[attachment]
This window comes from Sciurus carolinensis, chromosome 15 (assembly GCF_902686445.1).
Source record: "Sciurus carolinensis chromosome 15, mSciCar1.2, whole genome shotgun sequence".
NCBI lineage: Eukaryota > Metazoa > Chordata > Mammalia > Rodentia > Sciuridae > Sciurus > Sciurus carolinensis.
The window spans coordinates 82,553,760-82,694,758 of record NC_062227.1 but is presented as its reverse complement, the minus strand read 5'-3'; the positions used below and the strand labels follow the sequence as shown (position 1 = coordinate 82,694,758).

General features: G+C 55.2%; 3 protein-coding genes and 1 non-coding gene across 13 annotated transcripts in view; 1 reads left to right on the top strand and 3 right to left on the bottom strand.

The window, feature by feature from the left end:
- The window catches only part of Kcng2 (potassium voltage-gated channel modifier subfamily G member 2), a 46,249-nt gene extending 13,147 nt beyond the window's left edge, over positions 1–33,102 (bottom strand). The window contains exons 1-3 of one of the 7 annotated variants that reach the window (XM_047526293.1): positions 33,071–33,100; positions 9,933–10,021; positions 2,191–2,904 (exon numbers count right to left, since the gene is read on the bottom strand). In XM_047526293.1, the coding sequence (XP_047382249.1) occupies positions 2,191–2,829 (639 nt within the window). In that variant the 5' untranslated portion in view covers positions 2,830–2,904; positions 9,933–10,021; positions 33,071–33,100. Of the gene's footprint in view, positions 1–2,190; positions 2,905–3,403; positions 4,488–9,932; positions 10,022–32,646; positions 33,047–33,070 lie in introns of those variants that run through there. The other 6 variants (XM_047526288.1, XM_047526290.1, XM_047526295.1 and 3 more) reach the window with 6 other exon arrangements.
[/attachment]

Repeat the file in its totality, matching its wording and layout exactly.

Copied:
This window comes from Sciurus carolinensis, chromosome 15 (assembly GCF_902686445.1).
Source record: "Sciurus carolinensis chromosome 15, mSciCar1.2, whole genome shotgun sequence".
NCBI lineage: Eukaryota > Metazoa > Chordata > Mammalia > Rodentia > Sciuridae > Sciurus > Sciurus carolinensis.
The window spans coordinates 82,553,760-82,694,758 of record NC_062227.1 but is presented as its reverse complement, the minus strand read 5'-3'; the positions used below and the strand labels follow the sequence as shown (position 1 = coordinate 82,694,758).

General features: G+C 55.2%; 3 protein-coding genes and 1 non-coding gene across 13 annotated transcripts in view; 1 reads left to right on the top strand and 3 right to left on the bottom strand.

The window, feature by feature from the left end:
- The window catches only part of Kcng2 (potassium voltage-gated channel modifier subfamily G member 2), a 46,249-nt gene extending 13,147 nt beyond the window's left edge, over positions 1–33,102 (bottom strand). The window contains exons 1-3 of one of the 7 annotated variants that reach the window (XM_047526293.1): positions 33,071–33,100; positions 9,933–10,021; positions 2,191–2,904 (exon numbers count right to left, since the gene is read on the bottom strand). In XM_047526293.1, the coding sequence (XP_047382249.1) occupies positions 2,191–2,829 (639 nt within the window). In that variant the 5' untranslated portion in view covers positions 2,830–2,904; positions 9,933–10,021; positions 33,071–33,100. Of the gene's footprint in view, positions 1–2,190; positions 2,905–3,403; positions 4,488–9,932; positions 10,022–32,646; positions 33,047–33,070 lie in introns of those variants that run through there. The other 6 variants (XM_047526288.1, XM_047526290.1, XM_047526295.1 and 3 more) reach the window with 6 other exon arrangements.